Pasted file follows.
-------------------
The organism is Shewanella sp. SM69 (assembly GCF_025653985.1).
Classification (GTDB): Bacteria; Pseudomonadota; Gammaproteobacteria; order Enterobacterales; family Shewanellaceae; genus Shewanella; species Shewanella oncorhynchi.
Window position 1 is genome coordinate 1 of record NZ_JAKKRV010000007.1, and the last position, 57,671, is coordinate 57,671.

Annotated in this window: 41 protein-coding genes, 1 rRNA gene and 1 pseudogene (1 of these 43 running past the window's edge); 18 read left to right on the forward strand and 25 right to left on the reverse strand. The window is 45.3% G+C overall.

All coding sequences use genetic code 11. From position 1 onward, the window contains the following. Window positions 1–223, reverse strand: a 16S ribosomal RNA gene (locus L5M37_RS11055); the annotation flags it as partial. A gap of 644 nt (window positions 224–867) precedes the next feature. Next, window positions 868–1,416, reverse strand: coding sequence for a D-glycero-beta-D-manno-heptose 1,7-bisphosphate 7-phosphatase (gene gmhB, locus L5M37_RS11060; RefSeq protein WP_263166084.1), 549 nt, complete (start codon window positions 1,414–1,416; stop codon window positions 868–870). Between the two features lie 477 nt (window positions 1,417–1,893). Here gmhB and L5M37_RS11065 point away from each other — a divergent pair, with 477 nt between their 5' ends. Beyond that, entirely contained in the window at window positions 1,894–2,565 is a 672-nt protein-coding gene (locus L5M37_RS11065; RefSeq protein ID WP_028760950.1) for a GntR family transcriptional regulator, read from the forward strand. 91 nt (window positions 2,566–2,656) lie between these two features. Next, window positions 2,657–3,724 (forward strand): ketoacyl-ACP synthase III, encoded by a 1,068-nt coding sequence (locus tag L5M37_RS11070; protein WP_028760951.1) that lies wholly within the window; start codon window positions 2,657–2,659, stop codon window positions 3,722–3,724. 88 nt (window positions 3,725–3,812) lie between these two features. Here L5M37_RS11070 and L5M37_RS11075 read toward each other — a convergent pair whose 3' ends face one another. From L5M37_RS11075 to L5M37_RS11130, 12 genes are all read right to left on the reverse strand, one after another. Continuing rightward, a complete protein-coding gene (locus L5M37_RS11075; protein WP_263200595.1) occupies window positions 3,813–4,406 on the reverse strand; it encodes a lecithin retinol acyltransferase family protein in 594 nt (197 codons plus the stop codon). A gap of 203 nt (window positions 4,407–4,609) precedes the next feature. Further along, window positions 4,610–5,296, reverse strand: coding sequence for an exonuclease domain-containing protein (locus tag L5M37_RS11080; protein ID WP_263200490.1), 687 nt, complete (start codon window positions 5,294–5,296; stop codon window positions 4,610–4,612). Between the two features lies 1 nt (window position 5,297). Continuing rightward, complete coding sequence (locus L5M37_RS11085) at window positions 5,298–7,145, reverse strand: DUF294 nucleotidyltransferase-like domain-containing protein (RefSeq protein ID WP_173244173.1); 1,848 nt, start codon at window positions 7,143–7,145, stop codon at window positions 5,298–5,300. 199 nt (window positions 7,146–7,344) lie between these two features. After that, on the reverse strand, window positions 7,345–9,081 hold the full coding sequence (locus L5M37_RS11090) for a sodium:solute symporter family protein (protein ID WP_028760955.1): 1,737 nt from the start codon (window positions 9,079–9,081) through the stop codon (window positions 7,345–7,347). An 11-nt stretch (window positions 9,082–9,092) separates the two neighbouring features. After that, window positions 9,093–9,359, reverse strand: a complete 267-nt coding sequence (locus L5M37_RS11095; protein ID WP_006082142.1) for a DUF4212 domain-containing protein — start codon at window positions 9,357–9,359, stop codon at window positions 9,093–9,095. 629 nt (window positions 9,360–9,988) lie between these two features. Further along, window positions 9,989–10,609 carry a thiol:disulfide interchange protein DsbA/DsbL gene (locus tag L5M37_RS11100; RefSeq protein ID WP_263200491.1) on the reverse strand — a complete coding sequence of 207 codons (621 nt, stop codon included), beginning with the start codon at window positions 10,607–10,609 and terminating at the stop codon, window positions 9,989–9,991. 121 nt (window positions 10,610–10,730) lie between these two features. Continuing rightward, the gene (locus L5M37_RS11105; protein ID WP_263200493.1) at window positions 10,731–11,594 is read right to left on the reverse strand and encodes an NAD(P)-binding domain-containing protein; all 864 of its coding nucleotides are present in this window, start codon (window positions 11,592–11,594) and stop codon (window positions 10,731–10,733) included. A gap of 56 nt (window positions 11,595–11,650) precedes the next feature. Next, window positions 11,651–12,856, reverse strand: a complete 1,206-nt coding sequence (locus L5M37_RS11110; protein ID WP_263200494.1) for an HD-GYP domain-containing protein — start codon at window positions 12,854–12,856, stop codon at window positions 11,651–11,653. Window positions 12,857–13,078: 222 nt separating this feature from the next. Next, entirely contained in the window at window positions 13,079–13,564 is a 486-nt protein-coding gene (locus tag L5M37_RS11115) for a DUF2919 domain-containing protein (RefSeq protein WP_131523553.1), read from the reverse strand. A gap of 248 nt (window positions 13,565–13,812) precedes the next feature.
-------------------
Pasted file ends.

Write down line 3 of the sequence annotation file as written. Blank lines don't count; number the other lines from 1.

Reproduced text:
Window position 1 is genome coordinate 1 of record NZ_JAKKRV010000007.1, and the last position, 57,671, is coordinate 57,671.